The main idea of the first part of this essay was to explain the “income effect” on standardized testing. Of all the demographic factors impacting outcomes on standardized tests, the most significant is parental income. This relationship has been shown to exist not only when the wealthy or the poor cluster, but when they do not. The idea here is not that all rich kids outperform all poor kids on standardized tests, but that because the measurable relationship between parental income and test outcomes continues whether or not the rich or poor are clustered, the academic impact on a wealthy or middle income child attending a school with mostly poor classmates isn’t statistically significant. Therefore the significance to people who live in cities is not that testing simply isn’t fair because the outcomes are linked to wealth in a way which makes people uncomfortable, it is to understand that while parents often choose a community in which to live by “the quality of the school system”, the quality of that system is usually determined by outcomes on standardized tests, and those tests really only tell you how rich or poor the parents are in a given community. Taken by itself, it is not a good measure of the quality of the schools.
The Donahue Institute at the University of Massachusetts started to make good use of the data from the MCAS (the state-wide standardized test in Massachusetts) by comparing schools and school systems not by raw outcomes on the exam, but by taking what is known about the impact of demographics (parental income and non native English speakers) on standardized tests, and comparing “expected outcomes” with “actual outcomes” the difference being a measure of the “effectiveness” of a given school. In the case of Springfield it showed the schools to be very effective by the way, one of the very best of the urban districts in Massachusetts, and much more effective than many rural districts in the state. In their words:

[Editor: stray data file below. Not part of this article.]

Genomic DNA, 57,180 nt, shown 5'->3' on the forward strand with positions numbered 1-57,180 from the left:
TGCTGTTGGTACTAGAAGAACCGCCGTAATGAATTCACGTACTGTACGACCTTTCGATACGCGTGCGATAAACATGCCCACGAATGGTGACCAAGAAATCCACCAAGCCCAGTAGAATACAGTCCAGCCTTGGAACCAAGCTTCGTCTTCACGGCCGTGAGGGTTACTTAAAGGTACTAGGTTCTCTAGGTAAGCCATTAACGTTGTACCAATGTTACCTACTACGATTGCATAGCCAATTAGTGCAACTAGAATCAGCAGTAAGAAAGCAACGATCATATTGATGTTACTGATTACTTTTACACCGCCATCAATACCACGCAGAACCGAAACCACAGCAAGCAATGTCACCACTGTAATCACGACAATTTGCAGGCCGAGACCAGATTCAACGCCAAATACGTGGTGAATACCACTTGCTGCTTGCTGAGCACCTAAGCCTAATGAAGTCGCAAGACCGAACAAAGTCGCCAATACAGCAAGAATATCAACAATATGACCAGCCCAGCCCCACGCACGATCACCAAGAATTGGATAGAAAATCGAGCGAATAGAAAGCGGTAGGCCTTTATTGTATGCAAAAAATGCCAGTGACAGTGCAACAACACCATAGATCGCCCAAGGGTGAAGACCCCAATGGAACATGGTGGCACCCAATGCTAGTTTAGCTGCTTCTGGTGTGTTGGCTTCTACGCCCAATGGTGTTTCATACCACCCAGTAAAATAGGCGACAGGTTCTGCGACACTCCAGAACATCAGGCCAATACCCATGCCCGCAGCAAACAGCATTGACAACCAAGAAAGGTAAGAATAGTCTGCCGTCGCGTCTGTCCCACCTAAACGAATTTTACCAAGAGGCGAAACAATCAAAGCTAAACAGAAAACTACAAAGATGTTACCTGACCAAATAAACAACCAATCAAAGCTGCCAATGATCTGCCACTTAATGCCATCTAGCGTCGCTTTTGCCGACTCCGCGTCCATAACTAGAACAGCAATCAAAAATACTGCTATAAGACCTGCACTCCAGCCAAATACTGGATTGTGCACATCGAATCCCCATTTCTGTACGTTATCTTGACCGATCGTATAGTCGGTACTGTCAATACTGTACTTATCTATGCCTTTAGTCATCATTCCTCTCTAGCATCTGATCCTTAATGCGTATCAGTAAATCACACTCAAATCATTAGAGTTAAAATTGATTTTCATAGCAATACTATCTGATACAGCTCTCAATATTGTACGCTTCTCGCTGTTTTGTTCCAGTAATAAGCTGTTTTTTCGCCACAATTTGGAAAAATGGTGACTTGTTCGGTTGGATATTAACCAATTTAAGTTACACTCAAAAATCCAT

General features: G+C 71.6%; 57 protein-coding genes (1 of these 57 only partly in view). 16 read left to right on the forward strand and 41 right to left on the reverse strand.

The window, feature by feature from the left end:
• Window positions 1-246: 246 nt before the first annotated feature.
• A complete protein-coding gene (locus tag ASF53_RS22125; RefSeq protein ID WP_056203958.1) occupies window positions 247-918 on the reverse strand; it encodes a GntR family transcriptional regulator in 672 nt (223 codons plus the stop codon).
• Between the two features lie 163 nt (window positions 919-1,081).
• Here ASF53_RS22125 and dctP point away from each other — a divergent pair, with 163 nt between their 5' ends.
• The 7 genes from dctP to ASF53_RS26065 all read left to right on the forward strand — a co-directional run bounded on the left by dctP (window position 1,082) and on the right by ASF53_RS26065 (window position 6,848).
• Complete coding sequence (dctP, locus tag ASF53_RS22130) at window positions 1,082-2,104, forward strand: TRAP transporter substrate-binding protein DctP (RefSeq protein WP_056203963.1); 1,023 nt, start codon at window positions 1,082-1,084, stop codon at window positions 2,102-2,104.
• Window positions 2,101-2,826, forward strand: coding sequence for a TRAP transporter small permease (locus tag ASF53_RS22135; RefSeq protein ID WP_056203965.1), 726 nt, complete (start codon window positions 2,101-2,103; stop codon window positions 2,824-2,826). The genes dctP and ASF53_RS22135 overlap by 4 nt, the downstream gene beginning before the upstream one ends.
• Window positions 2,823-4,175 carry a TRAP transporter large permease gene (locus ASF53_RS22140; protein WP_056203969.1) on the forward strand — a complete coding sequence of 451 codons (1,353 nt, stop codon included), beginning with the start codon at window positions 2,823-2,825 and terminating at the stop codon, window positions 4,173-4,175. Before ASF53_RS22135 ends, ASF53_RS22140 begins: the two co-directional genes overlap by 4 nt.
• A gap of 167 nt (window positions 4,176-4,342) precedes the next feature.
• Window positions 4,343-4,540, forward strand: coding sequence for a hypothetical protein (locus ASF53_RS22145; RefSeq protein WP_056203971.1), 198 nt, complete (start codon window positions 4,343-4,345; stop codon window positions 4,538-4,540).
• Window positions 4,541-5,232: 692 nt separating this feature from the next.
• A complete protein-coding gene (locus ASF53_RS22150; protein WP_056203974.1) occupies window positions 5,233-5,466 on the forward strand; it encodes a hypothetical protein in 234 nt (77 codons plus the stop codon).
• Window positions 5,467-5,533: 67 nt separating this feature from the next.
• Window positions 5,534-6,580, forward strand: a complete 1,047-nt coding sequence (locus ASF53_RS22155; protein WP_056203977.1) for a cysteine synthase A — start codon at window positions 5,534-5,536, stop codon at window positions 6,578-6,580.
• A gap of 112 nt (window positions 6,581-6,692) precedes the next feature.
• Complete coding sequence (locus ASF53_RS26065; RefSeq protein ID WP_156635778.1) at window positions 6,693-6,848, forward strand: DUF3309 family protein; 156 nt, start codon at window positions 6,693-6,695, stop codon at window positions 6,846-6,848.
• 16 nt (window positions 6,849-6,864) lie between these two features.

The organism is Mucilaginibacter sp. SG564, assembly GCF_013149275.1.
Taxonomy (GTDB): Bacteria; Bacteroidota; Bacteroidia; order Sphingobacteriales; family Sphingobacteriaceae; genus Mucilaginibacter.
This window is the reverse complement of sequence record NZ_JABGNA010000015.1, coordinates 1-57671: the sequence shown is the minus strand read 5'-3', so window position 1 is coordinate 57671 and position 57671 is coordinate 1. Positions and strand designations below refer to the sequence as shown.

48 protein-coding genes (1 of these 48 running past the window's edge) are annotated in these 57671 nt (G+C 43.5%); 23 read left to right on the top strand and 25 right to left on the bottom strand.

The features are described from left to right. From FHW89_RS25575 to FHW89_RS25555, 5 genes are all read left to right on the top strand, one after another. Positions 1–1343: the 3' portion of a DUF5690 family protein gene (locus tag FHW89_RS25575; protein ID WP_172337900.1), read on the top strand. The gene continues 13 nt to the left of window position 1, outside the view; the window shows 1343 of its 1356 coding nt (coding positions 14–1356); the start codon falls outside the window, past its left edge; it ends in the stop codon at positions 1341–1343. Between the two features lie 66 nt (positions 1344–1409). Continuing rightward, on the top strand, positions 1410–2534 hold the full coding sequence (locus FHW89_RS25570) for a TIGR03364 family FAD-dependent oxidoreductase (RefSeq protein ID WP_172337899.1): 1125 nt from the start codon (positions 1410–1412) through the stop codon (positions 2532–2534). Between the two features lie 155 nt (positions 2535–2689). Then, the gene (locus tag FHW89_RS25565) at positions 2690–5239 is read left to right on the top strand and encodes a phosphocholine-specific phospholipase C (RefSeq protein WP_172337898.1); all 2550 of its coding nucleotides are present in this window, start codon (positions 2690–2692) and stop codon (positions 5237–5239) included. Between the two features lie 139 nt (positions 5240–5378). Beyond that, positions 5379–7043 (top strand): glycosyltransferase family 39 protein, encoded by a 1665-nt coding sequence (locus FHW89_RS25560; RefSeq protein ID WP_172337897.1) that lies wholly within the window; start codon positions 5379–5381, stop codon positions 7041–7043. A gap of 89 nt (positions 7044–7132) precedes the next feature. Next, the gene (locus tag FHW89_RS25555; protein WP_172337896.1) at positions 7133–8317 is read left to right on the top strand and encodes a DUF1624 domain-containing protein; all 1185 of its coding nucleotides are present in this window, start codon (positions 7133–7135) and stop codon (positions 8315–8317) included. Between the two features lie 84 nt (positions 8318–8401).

“In the absence of a methodology to control for the demographic diversity of Massachusetts, listing MCAS scores primarily demonstrates the relative advantage or disadvantage that community characteristics bring to students. Any raw ranking order of MCAS scores reflects district demography much more than it represents anything else. A sorting of MCAS results would tell us more about local real estate values or the percentage of SUV ownership in a community than it would about school quality.”
What I found most interesting about this work by the fairly right wing business think tank The Donahue Institute is that it stopped this work a few years into the MCAS endeavor. To me it seemed that the results they were showing were not the results they wanted or expected, and they most certainly did not fit the narrative that city schools needed major reforms, city teachers’ unions needed busting, and charter schools and voucher programs needed to be instituted, so they just took their data and quietly slinked away.
In any case, from the perspective of parents who care about the education of their children the good news is that you don’t need to over-extend yourself financially to purchase a home in the wealthiest community for YOUR CHILD to receive a good education (the bad news is, if you already did, you’re wasting your money).
There may be actual public schools which are simply “bad”, but it is rare. Polling data shows that individuals, when asked if public education is in crisis in the United States, say “yes”, but, even in the poorest districts with the “worst schools”, they say that THEIR child’s school is not “in crisis”. That the “crisis” in America’s public schools is a media-made crisis at the root of which is a certain political/economic ideology (“Chicago Boys”) which seeks to privatize everything is fairly obvious. The real crisis is a societal one which schools cannot solve, but can only mitigate.